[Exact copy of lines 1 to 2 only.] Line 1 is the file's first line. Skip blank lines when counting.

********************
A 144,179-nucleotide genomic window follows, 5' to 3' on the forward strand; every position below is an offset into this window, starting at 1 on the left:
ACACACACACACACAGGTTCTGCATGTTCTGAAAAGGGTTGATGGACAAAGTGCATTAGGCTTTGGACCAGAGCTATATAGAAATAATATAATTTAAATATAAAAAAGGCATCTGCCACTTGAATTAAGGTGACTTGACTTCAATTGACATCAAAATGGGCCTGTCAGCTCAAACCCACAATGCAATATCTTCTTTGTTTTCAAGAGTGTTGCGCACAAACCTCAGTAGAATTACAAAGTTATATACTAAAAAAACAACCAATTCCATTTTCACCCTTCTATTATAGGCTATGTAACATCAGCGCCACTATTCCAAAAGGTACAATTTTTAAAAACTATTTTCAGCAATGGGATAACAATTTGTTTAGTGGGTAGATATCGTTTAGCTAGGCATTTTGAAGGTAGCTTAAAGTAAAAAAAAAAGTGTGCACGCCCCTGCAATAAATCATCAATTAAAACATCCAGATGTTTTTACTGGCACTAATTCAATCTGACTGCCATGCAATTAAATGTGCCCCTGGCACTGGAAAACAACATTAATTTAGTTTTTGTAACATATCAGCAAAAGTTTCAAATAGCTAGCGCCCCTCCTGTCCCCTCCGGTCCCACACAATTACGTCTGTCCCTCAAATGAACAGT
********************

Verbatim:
A 144,179-nucleotide genomic window follows, 5' to 3' on the forward strand; every position below is an offset into this window, starting at 1 on the left:
ACACACACACACACAGGTTCTGCATGTTCTGAAAAGGGTTGATGGACAAAGTGCATTAGGCTTTGGACCAGAGCTATATAGAAATAATATAATTTAAATATAAAAAAGGCATCTGCCACTTGAATTAAGGTGACTTGACTTCAATTGACATCAAAATGGGCCTGTCAGCTCAAACCCACAATGCAATATCTTCTTTGTTTTCAAGAGTGTTGCGCACAAACCTCAGTAGAATTACAAAGTTATATACTAAAAAAACAACCAATTCCATTTTCACCCTTCTATTATAGGCTATGTAACATCAGCGCCACTATTCCAAAAGGTACAATTTTTAAAAACTATTTTCAGCAATGGGATAACAATTTGTTTAGTGGGTAGATATCGTTTAGCTAGGCATTTTGAAGGTAGCTTAAAGTAAAAAAAAAAGTGTGCACGCCCCTGCAATAAATCATCAATTAAAACATCCAGATGTTTTTACTGGCACTAATTCAATCTGACTGCCATGCAATTAAATGTGCCCCTGGCACTGGAAAACAACATTAATTTAGTTTTTGTAACATATCAGCAAAAGTTTCAAATAGCTAGCGCCCCTCCTGTCCCCTCCGGTCCCACACAATTACGTCTGTCCCTCAAATGAACAGT